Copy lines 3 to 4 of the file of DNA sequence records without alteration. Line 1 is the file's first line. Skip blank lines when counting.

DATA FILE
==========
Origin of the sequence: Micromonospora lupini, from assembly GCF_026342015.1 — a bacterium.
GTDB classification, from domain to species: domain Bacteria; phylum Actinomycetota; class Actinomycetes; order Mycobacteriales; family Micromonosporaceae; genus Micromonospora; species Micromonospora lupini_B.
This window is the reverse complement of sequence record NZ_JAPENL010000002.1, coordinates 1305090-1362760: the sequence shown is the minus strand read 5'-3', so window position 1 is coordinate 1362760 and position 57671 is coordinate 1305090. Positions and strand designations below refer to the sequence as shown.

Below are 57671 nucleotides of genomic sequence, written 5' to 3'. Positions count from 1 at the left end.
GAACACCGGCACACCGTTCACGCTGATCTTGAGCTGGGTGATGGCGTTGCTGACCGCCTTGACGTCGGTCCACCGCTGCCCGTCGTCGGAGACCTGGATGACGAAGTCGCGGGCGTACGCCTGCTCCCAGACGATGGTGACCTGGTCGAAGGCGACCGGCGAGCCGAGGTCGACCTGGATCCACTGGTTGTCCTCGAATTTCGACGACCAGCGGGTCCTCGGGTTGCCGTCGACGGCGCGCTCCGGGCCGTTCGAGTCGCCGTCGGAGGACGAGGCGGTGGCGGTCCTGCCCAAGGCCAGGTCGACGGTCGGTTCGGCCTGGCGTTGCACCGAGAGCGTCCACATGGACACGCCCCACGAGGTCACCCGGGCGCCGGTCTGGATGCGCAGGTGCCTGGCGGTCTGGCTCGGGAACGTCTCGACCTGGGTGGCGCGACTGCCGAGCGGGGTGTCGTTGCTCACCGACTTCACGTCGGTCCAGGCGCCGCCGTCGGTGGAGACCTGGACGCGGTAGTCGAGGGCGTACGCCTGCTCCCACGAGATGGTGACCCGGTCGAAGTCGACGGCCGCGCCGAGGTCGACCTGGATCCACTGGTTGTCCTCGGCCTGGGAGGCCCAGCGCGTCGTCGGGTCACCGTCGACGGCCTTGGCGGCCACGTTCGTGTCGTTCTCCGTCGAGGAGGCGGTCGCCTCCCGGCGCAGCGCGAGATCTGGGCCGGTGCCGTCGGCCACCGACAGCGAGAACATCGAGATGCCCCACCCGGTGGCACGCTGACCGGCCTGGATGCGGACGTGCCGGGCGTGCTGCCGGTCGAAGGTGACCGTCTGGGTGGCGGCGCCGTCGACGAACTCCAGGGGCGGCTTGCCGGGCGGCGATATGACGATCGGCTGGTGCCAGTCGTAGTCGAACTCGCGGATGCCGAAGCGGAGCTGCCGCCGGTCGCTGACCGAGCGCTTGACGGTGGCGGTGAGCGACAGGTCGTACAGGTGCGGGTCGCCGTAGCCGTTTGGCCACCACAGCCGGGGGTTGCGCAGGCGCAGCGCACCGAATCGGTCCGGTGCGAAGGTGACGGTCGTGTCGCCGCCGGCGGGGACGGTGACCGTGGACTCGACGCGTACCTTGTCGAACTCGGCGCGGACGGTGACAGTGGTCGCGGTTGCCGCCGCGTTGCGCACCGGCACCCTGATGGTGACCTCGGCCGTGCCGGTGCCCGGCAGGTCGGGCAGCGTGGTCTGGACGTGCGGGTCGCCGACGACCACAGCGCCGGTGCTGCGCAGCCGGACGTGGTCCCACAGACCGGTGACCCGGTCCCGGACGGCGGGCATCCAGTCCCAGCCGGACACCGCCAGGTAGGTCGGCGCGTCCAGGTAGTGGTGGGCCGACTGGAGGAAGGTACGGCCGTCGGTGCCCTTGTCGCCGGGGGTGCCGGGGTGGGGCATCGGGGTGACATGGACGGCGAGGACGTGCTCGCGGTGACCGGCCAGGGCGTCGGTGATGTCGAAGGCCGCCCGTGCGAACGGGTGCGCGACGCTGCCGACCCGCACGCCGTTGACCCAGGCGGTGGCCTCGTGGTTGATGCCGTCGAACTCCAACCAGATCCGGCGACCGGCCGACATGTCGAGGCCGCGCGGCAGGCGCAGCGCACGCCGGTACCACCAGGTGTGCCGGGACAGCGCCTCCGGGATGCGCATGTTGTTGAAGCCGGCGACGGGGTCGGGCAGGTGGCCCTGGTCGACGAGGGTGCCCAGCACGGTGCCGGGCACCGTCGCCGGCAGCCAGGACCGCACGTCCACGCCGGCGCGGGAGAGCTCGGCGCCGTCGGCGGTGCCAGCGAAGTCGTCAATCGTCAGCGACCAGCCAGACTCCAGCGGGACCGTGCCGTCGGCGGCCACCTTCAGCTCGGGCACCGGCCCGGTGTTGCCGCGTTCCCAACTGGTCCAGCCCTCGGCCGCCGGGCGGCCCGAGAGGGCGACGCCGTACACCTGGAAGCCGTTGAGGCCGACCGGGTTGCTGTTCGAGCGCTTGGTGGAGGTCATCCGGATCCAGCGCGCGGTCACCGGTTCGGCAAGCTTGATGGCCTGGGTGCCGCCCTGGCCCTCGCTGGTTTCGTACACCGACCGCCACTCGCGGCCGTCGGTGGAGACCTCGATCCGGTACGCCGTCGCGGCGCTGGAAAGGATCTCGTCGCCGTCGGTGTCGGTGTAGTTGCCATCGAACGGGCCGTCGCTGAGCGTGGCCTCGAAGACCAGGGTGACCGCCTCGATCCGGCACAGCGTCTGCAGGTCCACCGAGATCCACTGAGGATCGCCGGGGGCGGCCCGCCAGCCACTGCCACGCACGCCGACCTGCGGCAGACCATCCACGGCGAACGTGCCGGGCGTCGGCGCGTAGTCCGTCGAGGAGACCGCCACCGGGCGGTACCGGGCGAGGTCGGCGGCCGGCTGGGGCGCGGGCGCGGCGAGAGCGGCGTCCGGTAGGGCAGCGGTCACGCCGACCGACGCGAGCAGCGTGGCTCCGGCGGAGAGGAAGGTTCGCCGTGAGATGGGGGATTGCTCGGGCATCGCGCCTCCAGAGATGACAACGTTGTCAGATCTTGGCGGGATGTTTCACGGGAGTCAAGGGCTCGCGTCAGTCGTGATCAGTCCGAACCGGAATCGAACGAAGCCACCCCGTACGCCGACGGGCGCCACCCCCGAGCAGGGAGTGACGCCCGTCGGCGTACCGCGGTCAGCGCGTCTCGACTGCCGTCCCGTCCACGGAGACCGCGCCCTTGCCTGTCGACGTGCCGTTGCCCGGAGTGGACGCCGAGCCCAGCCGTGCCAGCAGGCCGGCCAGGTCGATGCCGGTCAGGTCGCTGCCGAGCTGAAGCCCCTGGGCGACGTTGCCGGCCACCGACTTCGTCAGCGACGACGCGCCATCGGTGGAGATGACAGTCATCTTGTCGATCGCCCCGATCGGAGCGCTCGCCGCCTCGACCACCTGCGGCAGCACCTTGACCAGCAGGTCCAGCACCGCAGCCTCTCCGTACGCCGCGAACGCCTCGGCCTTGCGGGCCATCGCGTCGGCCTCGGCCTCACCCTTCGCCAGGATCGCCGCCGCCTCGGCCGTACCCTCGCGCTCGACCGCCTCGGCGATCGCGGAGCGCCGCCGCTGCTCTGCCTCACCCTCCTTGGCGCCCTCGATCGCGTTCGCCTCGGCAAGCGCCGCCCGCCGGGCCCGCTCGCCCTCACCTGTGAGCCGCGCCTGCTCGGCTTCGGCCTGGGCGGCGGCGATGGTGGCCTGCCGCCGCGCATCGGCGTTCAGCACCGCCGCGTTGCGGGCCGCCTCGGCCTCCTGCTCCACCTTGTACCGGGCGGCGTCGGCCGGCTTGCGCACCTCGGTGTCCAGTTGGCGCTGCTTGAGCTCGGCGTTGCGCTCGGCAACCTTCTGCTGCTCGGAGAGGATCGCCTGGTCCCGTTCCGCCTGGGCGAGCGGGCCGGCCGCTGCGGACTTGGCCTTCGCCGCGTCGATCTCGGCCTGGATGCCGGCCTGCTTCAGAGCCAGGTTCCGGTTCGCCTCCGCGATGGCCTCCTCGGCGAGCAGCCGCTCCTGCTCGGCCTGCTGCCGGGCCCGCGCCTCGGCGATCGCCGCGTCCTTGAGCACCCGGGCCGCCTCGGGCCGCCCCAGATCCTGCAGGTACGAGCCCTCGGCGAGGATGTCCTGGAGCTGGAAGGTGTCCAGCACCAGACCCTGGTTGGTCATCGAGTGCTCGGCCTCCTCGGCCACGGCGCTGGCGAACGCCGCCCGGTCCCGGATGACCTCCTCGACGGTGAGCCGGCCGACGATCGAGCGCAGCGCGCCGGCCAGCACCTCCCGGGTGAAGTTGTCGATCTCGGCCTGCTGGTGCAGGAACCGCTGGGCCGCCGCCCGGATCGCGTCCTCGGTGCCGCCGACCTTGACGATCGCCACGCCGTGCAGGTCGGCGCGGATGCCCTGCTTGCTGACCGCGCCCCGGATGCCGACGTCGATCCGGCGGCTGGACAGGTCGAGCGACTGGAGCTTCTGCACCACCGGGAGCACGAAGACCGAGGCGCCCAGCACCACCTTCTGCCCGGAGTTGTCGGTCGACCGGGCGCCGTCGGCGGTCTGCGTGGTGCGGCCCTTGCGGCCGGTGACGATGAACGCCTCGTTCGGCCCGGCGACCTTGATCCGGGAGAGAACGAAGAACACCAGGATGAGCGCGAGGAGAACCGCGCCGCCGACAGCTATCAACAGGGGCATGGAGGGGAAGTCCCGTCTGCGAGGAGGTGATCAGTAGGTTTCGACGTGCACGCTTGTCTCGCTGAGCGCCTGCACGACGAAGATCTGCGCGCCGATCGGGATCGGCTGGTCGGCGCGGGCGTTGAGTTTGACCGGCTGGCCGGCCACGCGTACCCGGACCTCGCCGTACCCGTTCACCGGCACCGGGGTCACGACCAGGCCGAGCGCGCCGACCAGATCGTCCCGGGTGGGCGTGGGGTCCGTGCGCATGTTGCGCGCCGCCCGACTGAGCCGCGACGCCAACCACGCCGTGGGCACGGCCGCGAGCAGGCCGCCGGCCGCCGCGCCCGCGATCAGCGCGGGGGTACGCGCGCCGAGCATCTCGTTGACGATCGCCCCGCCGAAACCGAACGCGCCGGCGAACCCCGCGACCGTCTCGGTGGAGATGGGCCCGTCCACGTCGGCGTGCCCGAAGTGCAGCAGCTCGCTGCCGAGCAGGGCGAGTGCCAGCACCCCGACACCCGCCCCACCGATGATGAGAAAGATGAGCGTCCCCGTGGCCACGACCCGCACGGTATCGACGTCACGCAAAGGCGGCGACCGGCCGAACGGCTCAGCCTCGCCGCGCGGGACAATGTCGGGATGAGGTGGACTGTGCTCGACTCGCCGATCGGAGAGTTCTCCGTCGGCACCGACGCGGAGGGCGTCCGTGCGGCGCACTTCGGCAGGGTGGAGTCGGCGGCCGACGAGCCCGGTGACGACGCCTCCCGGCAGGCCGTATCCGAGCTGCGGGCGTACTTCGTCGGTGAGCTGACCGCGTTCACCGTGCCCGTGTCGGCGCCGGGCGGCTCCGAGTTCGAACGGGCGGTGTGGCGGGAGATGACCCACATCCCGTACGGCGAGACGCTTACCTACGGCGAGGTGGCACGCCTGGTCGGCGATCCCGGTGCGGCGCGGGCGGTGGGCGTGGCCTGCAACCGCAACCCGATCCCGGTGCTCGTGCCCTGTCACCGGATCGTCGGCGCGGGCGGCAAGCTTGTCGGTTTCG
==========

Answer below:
This window is the reverse complement of sequence record NZ_JAPENL010000002.1, coordinates 1305090-1362760: the sequence shown is the minus strand read 5'-3', so window position 1 is coordinate 1362760 and position 57671 is coordinate 1305090. Positions and strand designations below refer to the sequence as shown.

Below are 57671 nucleotides of genomic sequence, written 5' to 3'. Positions count from 1 at the left end.